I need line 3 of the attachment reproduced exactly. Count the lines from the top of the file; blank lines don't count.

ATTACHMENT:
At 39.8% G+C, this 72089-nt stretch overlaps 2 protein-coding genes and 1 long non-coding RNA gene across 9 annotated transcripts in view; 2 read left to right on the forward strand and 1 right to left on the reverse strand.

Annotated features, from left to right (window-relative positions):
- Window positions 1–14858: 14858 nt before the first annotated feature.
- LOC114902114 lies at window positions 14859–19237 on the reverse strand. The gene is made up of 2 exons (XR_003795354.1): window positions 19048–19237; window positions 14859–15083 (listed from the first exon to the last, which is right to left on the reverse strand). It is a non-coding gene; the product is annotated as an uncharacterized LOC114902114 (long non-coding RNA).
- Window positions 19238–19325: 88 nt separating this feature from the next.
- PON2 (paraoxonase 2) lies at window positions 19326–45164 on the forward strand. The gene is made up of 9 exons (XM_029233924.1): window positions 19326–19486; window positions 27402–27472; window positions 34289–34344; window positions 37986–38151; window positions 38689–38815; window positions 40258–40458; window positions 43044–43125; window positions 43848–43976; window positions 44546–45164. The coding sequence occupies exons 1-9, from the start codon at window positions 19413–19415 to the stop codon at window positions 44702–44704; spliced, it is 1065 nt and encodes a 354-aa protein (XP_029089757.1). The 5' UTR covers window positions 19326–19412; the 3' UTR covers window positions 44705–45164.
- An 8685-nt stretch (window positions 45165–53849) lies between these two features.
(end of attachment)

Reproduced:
- Window positions 1–14858: 14858 nt before the first annotated feature.